Joseph Friebert: A Life in Art 

August 11–October 7, 2018 Upcoming Exhibitions
Image for Joseph Friebert, Back Alley, Oil on Masonite, 1939, Gift of the Kohler Foundation Inc.Joseph Friebert, Back Alley, Oil on Masonite, 1939, Gift of the Kohler Foundation Inc.
Called one of Wisconsin’s greatest “living treasures” by the late James Auer, Milwaukee Journal art critic, Joseph Friebert (1908–2002) enjoyed a long and distinguished career, becoming one of the state’s leading artists and a beloved and influential teacher.

Friebert’s art reflects an overriding concern for the human condition. The figures in his often dimly lit Social Realist compositions of the late 1930s and 1940s—whether behind bars, in line-ups, picking coal, or walking city streets—seem stoic and melancholy. To enhance the pensive mood of his work, Friebert developed a form of “indirect painting,” adopting Old Master techniques involving the layering of pigments and glazes. This brooding quality is also found in his land- and cityscapes of the period.

In 2015–16, the Kohler Foundation and Friebert’s family presented the Museum of Wisconsin Art with sixty-seven works—paintings, watercolors, drawings, and prints—from all periods of his life. Joining numerous works already in the collection, the donation establishes MOWA as the largest repository of Fribert’s oeuvre. Celebrating the artist and the gift, Joseph Friebert: A Life in Art will include almost fifty examples from our collection, as well as important loans.

In the late 1940s and 1950s, Friebert switched to a semi-abstract style, breaking urban forms—buildings, skyscrapers, churches and synagogues, walls—into blocks of glowing, dusky colors. Concurrently, he produced symbolic figural compositions to express his dismay at the political and social ills of the Cold War period.

From the mid-1960s until the end of his life, Friebert worked exclusively in a lush figurative manner, employing masterful, loose brushwork and a brighter palette. He continued to engage with his preferred themes: refugees and the persecuted, city scenes and landscapes, families and groups in interiors and exteriors. He never stopped drawing, a subject he taught throughout his years at the University of Wisconsin–Milwaukee.

During his lifetime, Friebert showed extensively throughout the Midwest, including in numerous juried group exhibitions at which he frequently won prizes, and in one-person displays at museums and galleries. His art hung in shows at major museums across the United States and in 1956 was featured in the American pavilion at the Venice Biennale.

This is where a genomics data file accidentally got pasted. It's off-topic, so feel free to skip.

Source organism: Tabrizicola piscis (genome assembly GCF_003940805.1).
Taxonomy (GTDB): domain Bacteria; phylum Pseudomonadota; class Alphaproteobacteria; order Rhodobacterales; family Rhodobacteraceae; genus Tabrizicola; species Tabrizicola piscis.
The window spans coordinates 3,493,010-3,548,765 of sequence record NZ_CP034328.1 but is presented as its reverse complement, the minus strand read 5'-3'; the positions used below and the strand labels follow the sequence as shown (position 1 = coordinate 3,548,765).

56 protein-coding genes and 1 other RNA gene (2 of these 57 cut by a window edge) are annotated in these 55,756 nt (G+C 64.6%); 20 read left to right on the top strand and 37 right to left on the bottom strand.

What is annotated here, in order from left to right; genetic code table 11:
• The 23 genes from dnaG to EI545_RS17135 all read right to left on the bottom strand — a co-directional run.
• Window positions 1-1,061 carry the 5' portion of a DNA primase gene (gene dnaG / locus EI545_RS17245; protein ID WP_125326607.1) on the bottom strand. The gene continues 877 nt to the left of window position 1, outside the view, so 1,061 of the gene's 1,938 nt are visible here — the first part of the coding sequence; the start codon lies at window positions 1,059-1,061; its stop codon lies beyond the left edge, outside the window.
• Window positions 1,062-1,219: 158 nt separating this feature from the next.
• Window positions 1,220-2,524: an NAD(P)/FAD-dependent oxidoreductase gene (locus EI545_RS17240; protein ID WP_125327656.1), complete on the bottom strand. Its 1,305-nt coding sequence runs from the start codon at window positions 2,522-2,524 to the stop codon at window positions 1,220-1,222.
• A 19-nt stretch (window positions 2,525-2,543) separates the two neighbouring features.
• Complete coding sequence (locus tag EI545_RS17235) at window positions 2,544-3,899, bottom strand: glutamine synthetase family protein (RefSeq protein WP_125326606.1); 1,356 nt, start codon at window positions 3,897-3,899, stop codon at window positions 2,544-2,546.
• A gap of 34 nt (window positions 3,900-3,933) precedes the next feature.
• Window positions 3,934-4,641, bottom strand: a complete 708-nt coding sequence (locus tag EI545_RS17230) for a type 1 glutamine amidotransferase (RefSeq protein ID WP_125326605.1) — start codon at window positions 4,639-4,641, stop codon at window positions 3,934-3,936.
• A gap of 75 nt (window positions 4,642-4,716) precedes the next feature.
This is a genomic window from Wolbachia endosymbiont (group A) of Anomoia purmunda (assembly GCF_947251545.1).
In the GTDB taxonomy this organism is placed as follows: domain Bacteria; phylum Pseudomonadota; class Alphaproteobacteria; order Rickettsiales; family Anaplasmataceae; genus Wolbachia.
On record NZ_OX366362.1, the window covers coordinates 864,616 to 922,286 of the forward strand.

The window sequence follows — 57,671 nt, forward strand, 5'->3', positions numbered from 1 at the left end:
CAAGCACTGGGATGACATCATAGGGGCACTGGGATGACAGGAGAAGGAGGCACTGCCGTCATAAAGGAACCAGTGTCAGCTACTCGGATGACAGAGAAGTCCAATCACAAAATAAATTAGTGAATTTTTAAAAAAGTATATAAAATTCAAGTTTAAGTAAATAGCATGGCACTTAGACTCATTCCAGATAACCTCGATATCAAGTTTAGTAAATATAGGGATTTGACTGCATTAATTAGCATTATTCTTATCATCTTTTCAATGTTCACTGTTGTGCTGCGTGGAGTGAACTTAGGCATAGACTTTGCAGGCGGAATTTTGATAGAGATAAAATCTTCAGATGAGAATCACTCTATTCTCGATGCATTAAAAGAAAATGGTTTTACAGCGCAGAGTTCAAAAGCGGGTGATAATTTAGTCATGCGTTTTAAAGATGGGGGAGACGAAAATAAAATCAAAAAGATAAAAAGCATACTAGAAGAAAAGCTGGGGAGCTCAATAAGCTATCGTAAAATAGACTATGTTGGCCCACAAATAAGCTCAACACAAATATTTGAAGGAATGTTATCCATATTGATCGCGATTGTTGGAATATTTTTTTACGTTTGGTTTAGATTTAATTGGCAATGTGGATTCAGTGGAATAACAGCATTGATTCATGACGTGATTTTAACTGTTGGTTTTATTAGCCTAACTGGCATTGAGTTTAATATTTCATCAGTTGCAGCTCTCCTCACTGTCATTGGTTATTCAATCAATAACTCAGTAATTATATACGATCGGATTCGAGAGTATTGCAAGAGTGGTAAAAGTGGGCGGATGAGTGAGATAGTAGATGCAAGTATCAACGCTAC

Friebert’s work can be found in over forty museums across the country. MOWA is the museum of record with more than 100 paintings and works on paper. The exhibition celebrates the artist and this incredible collection.


Opening Party 
Saturday, August 18 | 2:00–5:00
Experience Joseph Friebert's artwork and enjoy art making in the studio, live music, light bites, and a cash bar.

Joseph Friebert: Painter and Parent 
Saturday, August 25 | 2:00–3:00
Joseph Friebert’s life and career will be the focus of a talk by his daughter, Susan Friebert Rossen. Formerly the publisher at the Art Institute of Chicago and the Detroit Institute of Arts, Rossen will combine personal insights with her art-historical and museum background to provide a full view of her father and his art.
Free with Membership | Walk-ins Welcome

Meet the Author 
Saturday, September 8 | 2:00–4:00
Enjoy casual conversations with Susan Rossen, daughter of the late Joseph Friebert.

Talk with Bob Cozzolino 
Saturday, September 15 | 2:00–3:00
Join Robert Cozzolino, Patrick and Aimee Butler Curator of Paintings at the Minneapolis Institute of Art, as he explores Joseph Friebert’s work, how it connects to American modernism, and its deviation from Wisconsin art of his time. 
Free with Membership | Walk-ins Welcome

Enjoy the Book 
Available August 11 | MOWA Shop
The Joseph Friebert: A Life in Art exhibition will be accompanied by a 100-page, full-color catalogue with essays by his daughters.